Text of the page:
'ol Mo Lung Ring

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'ol mo lung ring

General Information

NameÖlmo Lungring
Transliteration form'ol mo lung ring
PronunciationÖlmo Lungring
Etymologyclover - female - valley - distant. It's not clear how the first two syllables go together, but the latter two are clearly the condensed form of lung pa ring po, "distant valley." Dictionaries list 'ol mo as a type of medicinal plant, but this is likely a more modern definition, irrelevant to the original place name. 'ol mo could be a proper name, with the whole name stringing together to mean "The Distant Valley of Ölmo."
Source of informationThe Treasury of Good Sayings (Karmay, 1972),
Spatial LocationUnknown
NationAllegedly Takzik (stag gzig), somewhere in modern-day Kashmir, Pakistan, Iran, or Afghanistan, though sometimes described as being part of Zhang Zhung or a general description for the area around Mt. Kailash
Cultural locationVaried
Location's languagePossibly Pungyik (spung yig), a native Takzik language

The land of Ölmo Lungring is one of the most mysterious geographies of Tibetan history. Its mythical status among Bönpos (as a type of Pure Land) and non-Bönpos alike suggests that it not be included in so empirical an exercise as this, but devout Bönpos have long maintained that it is a real place as well, the birthplace of Shenrab Miwo (gshen rab mi bo) and of Bön itself. Most descriptions place it in the distant west, beyond the boundaries of the Zhang Zhung kingdom of West Tibet, in the historical region of Takzik, or modern-day Iran or Afghanistan. Other descriptions place it in the immediate vicinity of Mt. Kailash, otherwise known to the Bönpos as Yungdrung Gutsek (g.yung drung dgu brtsegs). In Samten Karmay's edited and translated version of The Treasury of Good Sayings (New York: Oxford University Press, 1972, p. xxx), the actual boundaries of Ölmo Lungring are given as Khyunglung Ngülkhar (khyung lung dngul mkhar) to Dangra Khyungdzong (dang ra khyung rdzong) in the east, to Tsang (gtsang) in the south, and Kashmir to the west, thus inscribing it in the center of Zhang Zhung itself, around Mt. Kailash. On this same page, Karmay suggests that Trisong Detsen (khri srong lde btsan) offered the land of Ölmo Lungring to the Bönpos as a concession at a reconciliation feast after the second persecution of Bön, and that many people think this is the origin of the place in Bön history. The reality, according to him, is that the Bönpos forgot the details of Ölmo Lungring during the protracted persecutions and only remembered it, centuries later, as the place where their culture once flourished. Without more concrete details as to its location, they placed it in Takzik in an attempt to remove it from the stain of Tibetan imperial activity, and to render it compatible with an elevation to mythical status.

If it did not actually exist as described, why was it located as far away as modern-day Iran? There are many possible explanations. One is that the Zhang Zhung kingdom allegedly came from the east, from the modern Chinese mainland (Baumer 2002). A sense of what we defined in our culture as "manifest destiny" drew them ever further west, to the extent that such a vector illimitably promised good fortune and better circumstances. When they settled in West Tibet, and later mythologized their origins, they turned to the valorized direction instead of the one that had presumably featured less favorable circumstances, whence they had escaped. Another explanation is that the treasure excavation period in Tibet, when Bönpos possibly defined their origins, was a time when their rival tradition, Buddhism, was looking to India for legitimation. Subscribing to this extra-cultural means of authenticity but wanting to be distinct from their rivals, and not seeing anything different or unknown or powerful to the well-charted east, they looked to the unknown, mysterious, powerful west. Then again, we don't know for sure that the Bönpos came from the east. It's certainly possible they came from the west. There are intriguing vestiges of Arabic language and iconography in Tibetan culture that might have ancient origins.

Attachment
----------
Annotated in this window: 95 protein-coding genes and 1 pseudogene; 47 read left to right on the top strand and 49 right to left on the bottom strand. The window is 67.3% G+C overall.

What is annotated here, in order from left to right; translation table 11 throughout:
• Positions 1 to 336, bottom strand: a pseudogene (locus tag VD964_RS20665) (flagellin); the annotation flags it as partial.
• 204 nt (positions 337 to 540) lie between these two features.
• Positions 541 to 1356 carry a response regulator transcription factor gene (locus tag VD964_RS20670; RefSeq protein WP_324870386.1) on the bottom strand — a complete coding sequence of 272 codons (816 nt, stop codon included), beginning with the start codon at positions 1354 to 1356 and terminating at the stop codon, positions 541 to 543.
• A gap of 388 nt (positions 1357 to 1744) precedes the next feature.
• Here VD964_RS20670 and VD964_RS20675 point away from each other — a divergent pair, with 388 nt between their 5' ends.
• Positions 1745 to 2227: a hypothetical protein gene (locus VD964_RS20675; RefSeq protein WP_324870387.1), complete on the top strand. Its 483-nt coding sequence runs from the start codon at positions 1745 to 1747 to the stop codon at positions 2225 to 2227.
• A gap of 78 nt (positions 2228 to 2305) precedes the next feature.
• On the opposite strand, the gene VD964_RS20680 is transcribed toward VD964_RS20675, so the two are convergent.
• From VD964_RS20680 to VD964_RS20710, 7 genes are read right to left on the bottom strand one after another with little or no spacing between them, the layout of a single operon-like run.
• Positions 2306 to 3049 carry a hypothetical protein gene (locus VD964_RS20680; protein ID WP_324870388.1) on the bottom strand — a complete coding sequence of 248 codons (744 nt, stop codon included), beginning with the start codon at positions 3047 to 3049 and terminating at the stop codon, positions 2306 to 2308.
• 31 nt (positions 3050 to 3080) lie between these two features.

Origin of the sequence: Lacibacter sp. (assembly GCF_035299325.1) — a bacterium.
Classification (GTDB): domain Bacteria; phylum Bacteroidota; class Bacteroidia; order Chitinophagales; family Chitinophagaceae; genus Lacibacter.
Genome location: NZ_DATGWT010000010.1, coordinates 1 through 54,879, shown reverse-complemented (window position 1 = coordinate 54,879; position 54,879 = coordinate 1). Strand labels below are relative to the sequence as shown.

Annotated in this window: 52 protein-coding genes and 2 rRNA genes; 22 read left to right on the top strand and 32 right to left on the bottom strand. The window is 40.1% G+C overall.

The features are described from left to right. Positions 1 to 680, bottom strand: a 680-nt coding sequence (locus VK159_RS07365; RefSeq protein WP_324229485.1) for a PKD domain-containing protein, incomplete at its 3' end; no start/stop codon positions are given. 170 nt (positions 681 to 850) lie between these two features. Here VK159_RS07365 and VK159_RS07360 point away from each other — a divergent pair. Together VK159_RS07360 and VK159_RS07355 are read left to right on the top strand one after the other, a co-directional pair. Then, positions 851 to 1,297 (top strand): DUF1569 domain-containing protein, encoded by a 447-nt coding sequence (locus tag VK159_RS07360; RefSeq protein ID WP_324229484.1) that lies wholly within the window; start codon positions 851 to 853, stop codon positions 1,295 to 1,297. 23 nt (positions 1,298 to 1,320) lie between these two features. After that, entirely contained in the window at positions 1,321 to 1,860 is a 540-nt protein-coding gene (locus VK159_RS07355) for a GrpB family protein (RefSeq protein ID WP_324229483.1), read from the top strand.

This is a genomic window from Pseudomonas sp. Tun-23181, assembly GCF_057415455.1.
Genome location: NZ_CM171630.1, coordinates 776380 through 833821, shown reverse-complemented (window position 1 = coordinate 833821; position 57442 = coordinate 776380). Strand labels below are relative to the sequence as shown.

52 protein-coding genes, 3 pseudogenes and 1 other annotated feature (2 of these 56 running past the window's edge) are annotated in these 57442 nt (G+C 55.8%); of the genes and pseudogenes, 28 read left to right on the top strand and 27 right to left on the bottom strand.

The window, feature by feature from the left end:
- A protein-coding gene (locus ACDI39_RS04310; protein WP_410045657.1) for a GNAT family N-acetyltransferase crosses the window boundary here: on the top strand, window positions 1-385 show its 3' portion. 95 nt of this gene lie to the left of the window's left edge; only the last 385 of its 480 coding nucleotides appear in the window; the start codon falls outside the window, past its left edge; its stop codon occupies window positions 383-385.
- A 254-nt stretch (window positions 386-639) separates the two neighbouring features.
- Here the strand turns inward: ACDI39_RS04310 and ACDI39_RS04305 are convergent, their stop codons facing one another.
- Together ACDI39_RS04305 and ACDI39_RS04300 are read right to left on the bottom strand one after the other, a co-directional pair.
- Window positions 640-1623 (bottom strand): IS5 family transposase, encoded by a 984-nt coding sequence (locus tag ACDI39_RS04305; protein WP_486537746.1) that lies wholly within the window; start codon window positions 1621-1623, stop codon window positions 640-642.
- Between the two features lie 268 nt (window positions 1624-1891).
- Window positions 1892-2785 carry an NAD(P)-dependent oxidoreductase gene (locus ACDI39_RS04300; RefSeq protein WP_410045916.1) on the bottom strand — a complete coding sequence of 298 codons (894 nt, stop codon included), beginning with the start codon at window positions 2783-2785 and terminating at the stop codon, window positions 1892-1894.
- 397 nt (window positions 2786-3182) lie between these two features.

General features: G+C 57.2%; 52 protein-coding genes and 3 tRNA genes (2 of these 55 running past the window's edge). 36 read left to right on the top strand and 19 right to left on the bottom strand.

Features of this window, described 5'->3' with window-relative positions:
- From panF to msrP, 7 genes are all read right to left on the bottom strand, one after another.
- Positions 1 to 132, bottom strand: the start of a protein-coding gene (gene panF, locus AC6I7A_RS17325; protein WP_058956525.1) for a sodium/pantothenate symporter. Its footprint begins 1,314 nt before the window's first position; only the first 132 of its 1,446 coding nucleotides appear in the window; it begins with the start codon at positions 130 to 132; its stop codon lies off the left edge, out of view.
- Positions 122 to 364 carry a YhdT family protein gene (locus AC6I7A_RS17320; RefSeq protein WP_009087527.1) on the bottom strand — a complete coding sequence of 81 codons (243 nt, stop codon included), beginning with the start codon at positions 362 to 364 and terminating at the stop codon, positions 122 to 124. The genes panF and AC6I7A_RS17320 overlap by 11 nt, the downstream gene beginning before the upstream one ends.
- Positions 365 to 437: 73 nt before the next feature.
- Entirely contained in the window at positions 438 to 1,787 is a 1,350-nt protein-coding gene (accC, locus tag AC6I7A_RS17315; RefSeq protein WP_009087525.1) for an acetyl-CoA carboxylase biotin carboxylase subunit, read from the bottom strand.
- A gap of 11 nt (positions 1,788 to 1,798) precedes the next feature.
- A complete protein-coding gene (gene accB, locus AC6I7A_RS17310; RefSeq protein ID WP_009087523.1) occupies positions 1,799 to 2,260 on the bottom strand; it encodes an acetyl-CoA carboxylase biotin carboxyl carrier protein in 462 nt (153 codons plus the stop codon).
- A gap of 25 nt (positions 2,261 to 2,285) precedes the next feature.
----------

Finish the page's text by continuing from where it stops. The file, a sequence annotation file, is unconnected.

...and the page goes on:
There are maps available of Zhang Zhung/Ölmo Lungring (Martin, 1999), but they are likely recent and drawn from textual descriptions in available sources.


Much of the information about Ölmo Lungring comes originally from the Bönpo source, the Dodü (mdo 'dus), the earliest biography of Shenrab Miwo, a treasure text discovered in the 11th century. To varying degrees, the following scholars, especially Karmay and Martin, have relied on this source, directly or indirectly, for their information. I took only a small sample of sources, of course, as nearly every work on Bön mentions Ölmo Lungring in some form or another.

Baumer, Christopher. 2002. Bon: Tibet’s Ancient Religion. Trumbull, CT: Weatherhill.

Karmay, Samten G., ed. 1972. The Treasury of Good Sayings: A Tibetan History of Bon. London: Oxford University Press.

Kvaerne, Per. 2001. The Bon Religion of Tibet. London: Serindia.

Martin, Dan. 1999. "‘Ol-mo-lung-ring, the Original Holy Place." In Sacred Spaces and Powerful Places, 1999, edited by Toni Huber, Dharamsala: Library of Tibetan Works and Archives, pp. 258-301.

Martin, Dan. 2001. Unearthing Bön Treasures. Boston: Brill.